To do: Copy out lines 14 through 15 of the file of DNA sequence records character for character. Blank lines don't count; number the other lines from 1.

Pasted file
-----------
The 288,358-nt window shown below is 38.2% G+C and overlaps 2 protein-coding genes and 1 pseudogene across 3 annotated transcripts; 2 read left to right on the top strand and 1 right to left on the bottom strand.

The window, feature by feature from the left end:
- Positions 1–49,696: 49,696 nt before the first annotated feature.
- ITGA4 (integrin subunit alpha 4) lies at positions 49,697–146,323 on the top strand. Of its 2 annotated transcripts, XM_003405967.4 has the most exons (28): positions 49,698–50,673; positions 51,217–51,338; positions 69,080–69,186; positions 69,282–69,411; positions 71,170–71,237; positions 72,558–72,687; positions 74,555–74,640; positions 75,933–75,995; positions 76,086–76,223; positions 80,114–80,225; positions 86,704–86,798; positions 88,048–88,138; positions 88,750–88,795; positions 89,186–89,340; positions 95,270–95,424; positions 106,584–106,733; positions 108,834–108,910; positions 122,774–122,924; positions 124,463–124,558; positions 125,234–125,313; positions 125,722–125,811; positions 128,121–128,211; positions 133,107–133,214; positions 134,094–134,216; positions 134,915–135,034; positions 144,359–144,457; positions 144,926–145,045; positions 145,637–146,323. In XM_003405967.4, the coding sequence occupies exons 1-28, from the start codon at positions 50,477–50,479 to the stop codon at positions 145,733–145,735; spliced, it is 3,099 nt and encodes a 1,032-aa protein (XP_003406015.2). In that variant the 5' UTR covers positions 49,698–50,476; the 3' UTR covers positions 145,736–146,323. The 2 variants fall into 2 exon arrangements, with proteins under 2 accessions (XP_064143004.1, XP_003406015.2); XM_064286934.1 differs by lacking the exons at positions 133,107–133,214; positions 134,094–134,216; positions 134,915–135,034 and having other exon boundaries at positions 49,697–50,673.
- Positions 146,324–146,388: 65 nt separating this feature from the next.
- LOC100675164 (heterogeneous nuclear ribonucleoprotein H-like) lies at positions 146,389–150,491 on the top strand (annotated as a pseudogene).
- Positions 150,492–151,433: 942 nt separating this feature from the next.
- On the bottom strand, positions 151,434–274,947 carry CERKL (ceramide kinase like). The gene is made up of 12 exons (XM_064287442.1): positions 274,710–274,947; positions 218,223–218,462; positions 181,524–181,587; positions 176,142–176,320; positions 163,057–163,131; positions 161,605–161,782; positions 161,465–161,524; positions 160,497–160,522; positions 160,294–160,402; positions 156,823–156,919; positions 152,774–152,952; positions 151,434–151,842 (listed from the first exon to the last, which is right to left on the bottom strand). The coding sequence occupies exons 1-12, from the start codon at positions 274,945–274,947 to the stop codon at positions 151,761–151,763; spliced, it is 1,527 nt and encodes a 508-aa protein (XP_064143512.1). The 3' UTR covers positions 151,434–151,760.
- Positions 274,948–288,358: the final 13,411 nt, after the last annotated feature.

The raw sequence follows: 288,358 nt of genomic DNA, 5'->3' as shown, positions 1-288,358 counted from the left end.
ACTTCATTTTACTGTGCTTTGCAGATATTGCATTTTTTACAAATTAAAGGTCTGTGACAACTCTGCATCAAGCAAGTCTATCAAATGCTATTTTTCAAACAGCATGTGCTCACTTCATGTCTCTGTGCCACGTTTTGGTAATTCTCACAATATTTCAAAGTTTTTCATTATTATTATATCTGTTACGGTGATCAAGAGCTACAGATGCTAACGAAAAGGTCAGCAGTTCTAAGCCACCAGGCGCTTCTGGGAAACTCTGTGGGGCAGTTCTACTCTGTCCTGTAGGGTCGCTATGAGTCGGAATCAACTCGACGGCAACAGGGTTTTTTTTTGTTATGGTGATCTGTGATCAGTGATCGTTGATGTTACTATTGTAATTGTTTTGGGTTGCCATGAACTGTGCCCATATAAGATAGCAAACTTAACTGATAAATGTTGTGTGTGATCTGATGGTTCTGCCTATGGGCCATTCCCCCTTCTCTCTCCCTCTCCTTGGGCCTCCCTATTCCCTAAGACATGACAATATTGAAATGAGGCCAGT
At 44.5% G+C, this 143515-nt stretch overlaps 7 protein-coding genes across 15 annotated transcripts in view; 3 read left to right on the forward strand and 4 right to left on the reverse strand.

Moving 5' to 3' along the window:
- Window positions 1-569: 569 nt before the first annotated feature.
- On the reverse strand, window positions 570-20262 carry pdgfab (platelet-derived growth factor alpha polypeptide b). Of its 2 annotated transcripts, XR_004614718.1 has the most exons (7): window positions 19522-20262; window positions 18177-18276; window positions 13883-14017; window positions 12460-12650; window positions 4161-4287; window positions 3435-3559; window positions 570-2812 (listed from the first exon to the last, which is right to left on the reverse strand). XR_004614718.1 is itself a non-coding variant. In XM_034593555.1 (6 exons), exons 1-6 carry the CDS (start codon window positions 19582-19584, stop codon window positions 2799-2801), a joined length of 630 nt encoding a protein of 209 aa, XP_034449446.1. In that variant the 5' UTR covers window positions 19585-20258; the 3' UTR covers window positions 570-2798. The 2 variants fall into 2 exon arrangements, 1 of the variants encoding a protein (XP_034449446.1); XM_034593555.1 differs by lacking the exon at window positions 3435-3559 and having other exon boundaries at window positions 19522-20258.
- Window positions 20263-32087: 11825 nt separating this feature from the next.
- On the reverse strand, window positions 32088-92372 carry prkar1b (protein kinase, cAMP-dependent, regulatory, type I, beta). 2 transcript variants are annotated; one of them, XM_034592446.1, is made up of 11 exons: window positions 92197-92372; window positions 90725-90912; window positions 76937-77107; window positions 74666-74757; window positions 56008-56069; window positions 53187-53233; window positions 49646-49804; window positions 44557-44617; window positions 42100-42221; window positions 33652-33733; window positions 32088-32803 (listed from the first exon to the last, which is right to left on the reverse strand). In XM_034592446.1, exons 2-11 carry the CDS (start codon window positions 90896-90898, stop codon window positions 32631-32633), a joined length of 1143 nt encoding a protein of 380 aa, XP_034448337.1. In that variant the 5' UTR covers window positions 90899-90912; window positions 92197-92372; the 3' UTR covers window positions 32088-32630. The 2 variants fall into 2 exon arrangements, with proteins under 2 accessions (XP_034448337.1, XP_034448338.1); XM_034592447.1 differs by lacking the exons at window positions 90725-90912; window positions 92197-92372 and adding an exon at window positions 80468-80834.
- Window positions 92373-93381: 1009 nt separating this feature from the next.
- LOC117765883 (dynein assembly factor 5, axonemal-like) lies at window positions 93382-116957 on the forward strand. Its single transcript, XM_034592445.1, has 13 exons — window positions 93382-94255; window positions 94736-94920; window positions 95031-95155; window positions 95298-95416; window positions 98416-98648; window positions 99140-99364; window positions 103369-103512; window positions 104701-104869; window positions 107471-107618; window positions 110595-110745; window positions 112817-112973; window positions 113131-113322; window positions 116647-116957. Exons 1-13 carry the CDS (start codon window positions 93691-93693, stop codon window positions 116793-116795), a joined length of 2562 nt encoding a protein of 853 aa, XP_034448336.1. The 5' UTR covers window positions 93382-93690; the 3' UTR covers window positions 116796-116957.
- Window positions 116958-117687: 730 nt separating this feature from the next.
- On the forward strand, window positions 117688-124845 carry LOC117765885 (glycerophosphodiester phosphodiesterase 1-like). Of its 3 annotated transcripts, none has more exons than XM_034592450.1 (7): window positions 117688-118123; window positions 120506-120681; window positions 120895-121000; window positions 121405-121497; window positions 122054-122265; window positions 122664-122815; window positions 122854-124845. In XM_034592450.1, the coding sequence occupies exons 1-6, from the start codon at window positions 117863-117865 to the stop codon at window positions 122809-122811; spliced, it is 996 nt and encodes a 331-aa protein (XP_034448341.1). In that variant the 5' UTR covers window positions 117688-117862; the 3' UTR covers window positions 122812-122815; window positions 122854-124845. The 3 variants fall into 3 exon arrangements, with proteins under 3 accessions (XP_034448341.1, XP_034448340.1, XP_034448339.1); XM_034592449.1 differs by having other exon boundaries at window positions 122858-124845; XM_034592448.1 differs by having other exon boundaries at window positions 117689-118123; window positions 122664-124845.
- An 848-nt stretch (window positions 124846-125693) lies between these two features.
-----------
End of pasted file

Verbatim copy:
- Window positions 1-569: 569 nt before the first annotated feature.
- On the reverse strand, window positions 570-20262 carry pdgfab (platelet-derived growth factor alpha polypeptide b). Of its 2 annotated transcripts, XR_004614718.1 has the most exons (7): window positions 19522-20262; window positions 18177-18276; window positions 13883-14017; window positions 12460-12650; window positions 4161-4287; window positions 3435-3559; window positions 570-2812 (listed from the first exon to the last, which is right to left on the reverse strand). XR_004614718.1 is itself a non-coding variant. In XM_034593555.1 (6 exons), exons 1-6 carry the CDS (start codon window positions 19582-19584, stop codon window positions 2799-2801), a joined length of 630 nt encoding a protein of 209 aa, XP_034449446.1. In that variant the 5' UTR covers window positions 19585-20258; the 3' UTR covers window positions 570-2798. The 2 variants fall into 2 exon arrangements, 1 of the variants encoding a protein (XP_034449446.1); XM_034593555.1 differs by lacking the exon at window positions 3435-3559 and having other exon boundaries at window positions 19522-20258.